Food Label Guide: Seafood

Shopping for seafood can feel complicated. Many fish species have been overfished to a problematic extent, but how do we support the good practices that prevent overfishing? What’s the difference between farmed fish and wild fish — and how do you figure out which is better for the environment and the fish? Where is the seafood from and how was it caught?

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Keeping in mind that a lot of seafood has no labels at all, our seafood label guide can help you decipher the labels you do see, and help you find fish you can feel good about. Our guide addresses both farmed and wild fish. This label guide only addresses terms, labels and certifications, it does not provide guidance on particular species of fish.

Our Top Picks

Although it isn’t a seafood label that appears on food itself, our top pick is the grading system put out by the Monterey Bay Aquarium’s Seafood Watch program. The Seafood Watch program examines a number of different factors – overfishing, bycatch, impact on food webs, habitat disturbance and more – to put fish into one of three categories: “Best Choice,” “Good Alternative” and “Avoid.”  Because the environmental impact of a fish depends on where and how it was caught or raised, Seafood Watch advisories don’t apply to entire species. Instead, they focus on instead on fish from specific regions and catch methods. Check out the Seafood Watch website or app for the clearest and updated recommendations.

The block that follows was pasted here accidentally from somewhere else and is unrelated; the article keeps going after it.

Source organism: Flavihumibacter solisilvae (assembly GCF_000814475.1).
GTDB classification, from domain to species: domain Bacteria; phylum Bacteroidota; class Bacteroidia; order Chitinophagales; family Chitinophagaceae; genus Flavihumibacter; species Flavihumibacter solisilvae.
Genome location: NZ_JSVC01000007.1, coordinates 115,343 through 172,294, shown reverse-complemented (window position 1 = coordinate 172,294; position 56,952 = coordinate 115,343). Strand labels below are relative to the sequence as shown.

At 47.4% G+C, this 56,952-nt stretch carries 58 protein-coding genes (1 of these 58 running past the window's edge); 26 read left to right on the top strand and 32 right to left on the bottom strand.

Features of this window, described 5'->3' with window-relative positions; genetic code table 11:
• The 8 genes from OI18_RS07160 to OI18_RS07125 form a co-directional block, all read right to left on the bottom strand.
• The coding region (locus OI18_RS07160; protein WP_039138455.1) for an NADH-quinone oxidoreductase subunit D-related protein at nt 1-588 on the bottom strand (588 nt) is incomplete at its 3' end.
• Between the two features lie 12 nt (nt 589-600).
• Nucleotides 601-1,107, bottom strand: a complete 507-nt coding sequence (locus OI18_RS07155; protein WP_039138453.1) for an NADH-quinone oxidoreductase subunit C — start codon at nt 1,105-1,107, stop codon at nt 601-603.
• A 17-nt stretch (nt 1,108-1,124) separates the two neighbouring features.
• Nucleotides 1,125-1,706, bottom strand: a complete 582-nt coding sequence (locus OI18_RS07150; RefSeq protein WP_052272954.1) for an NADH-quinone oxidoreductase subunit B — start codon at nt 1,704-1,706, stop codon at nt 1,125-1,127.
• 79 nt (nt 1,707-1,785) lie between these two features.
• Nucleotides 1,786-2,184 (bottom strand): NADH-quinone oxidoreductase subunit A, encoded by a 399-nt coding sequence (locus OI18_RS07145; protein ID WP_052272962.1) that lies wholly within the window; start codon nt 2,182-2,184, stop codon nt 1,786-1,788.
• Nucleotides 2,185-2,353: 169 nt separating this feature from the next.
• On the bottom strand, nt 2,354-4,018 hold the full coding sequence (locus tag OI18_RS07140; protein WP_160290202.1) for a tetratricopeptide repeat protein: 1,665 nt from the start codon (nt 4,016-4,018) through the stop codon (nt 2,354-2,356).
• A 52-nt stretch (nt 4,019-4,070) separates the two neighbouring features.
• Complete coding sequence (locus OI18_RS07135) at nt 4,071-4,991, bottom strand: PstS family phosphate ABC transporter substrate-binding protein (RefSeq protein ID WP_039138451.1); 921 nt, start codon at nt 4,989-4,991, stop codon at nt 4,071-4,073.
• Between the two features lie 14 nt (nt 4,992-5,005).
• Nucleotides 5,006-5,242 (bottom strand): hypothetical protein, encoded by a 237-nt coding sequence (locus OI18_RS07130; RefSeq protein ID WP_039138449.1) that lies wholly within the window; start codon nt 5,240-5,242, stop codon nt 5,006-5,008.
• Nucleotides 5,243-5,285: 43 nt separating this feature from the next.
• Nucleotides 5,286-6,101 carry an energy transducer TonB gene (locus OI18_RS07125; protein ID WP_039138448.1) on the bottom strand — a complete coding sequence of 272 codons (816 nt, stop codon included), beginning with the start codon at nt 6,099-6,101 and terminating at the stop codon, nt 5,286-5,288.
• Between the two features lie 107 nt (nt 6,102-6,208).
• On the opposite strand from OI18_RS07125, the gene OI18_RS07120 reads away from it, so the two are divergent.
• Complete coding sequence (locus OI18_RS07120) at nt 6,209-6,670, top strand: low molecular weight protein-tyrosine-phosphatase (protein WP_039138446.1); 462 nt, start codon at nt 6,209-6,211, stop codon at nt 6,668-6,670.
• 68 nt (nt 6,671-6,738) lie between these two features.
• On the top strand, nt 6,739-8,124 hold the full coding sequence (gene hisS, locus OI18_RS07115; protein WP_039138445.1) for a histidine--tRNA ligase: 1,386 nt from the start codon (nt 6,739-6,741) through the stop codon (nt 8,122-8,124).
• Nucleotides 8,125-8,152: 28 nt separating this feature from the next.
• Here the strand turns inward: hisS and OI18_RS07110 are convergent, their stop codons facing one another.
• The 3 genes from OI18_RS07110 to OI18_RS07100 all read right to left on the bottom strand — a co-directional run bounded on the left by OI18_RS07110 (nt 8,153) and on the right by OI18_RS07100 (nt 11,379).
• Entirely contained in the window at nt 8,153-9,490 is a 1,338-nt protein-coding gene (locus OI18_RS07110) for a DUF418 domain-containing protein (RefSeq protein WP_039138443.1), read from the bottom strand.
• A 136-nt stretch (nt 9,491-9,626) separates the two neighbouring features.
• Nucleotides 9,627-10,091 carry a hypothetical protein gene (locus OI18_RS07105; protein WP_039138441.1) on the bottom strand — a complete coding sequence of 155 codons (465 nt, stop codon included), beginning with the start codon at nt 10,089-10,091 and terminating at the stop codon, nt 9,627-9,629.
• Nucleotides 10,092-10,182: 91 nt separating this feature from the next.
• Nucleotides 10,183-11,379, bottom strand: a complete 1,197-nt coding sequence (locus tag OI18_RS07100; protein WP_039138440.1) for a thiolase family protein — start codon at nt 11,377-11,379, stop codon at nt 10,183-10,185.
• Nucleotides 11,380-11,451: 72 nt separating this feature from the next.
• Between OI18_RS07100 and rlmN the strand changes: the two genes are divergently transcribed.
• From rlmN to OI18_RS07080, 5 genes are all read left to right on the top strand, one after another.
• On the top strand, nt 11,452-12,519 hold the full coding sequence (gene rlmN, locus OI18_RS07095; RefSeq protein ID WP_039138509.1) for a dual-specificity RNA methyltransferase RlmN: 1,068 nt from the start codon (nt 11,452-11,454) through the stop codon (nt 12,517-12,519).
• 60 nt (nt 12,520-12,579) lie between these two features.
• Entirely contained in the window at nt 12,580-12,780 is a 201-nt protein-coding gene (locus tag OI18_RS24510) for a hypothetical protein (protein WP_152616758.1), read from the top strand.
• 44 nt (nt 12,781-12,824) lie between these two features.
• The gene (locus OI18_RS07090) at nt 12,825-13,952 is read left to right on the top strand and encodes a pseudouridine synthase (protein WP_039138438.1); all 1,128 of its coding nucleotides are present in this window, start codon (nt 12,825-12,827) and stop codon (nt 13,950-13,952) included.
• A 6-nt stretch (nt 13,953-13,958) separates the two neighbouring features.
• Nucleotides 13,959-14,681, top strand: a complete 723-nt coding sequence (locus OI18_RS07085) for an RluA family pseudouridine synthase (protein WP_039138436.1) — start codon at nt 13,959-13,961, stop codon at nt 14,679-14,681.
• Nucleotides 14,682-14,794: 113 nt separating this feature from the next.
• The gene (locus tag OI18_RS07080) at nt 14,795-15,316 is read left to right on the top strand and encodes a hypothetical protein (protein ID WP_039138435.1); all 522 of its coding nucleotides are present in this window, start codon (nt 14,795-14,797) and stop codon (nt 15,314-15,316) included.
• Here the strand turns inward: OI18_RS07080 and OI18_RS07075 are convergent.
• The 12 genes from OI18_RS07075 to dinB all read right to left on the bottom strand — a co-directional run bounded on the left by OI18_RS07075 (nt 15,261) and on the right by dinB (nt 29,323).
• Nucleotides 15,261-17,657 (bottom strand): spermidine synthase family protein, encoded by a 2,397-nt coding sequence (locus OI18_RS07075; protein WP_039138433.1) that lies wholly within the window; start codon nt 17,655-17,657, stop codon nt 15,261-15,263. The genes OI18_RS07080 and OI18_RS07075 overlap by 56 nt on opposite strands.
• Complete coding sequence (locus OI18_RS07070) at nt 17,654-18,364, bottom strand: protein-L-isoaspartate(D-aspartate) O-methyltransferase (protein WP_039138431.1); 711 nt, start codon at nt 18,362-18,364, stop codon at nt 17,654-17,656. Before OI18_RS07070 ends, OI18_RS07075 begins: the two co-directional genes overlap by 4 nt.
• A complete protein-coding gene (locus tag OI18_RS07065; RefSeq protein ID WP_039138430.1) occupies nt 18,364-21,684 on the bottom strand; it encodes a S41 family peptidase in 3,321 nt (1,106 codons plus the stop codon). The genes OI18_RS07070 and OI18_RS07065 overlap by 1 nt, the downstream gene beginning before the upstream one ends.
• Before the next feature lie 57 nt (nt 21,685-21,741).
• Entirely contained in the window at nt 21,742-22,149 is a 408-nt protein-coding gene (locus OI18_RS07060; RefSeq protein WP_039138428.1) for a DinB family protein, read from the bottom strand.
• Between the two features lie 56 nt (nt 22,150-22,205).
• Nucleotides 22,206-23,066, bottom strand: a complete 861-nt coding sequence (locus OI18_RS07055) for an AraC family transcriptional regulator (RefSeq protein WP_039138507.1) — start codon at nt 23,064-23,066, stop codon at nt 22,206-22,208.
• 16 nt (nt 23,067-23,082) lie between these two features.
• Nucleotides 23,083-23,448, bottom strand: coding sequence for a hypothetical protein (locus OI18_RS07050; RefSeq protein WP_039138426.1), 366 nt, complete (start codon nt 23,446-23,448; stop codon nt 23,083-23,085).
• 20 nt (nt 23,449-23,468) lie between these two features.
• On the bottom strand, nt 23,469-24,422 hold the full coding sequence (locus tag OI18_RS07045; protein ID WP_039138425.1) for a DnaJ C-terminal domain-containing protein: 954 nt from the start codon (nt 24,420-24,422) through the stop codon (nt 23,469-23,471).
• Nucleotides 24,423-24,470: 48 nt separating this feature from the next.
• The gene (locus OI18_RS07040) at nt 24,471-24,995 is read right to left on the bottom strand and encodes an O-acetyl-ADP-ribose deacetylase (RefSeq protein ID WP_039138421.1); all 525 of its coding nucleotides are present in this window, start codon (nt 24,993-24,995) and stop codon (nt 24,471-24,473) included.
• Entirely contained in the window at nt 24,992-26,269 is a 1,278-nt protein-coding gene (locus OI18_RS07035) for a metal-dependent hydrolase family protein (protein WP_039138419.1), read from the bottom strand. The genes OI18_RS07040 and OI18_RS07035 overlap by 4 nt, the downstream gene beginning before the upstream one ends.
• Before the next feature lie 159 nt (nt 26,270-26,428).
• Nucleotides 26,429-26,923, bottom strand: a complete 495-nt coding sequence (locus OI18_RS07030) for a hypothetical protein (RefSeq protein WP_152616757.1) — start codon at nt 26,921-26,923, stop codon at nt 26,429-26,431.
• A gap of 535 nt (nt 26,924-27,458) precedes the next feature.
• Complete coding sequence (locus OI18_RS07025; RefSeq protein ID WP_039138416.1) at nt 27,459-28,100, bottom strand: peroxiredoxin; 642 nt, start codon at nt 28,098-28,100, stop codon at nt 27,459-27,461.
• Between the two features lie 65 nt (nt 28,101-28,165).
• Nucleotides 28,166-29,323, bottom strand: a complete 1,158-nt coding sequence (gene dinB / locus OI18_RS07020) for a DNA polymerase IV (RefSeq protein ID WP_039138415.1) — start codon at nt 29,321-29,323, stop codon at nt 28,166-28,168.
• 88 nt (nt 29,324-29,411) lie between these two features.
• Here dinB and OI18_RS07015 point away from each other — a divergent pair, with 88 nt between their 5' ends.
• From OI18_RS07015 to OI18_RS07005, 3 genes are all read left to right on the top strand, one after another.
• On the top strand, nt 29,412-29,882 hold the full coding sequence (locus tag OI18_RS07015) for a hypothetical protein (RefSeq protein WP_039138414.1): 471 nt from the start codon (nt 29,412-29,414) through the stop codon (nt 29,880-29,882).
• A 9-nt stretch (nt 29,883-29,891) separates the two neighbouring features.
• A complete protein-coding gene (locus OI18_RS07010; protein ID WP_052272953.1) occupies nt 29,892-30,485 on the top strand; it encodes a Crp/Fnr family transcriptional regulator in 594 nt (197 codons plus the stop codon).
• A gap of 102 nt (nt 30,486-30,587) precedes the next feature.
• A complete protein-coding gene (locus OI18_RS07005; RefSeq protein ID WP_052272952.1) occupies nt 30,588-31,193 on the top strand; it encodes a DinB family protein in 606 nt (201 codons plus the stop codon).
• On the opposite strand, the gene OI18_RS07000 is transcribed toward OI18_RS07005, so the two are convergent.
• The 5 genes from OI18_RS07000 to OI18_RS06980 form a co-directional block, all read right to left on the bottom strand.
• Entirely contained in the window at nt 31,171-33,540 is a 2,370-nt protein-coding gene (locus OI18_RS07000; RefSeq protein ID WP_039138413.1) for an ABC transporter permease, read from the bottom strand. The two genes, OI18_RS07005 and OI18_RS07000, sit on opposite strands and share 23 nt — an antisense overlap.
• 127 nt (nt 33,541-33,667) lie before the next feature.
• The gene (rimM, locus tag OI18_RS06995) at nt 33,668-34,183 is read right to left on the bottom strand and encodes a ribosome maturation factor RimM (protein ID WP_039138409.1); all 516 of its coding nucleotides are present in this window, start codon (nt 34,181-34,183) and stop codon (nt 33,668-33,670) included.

You can also trust your local fishmonger or fisherman at the market to tell you what’s freshest and most abundant in your area.

 

Seafood Labels Lacking Clear Standards

The terms below lack clear standards, verification processes or independent oversight:

  • “Natural” and “All Natural”
  • “Pole & line caught”
  • “Sustainably caught”
  • “Sustainably harvested”
  • “Responsibly farmed”
  • “Responsibly caught”

A note about organic seafood:

USDA has no set standards for organic seafood. If seafood is labeled organic, this means it is not from the United States. Note that foreign organic standards may not align with USDA Organic, and differ by country of origin.

Other Seafood Labels to Look For

These labels are not as comprehensive as our top picks.

Top photo by Fernbach Antal/Adobe Stock.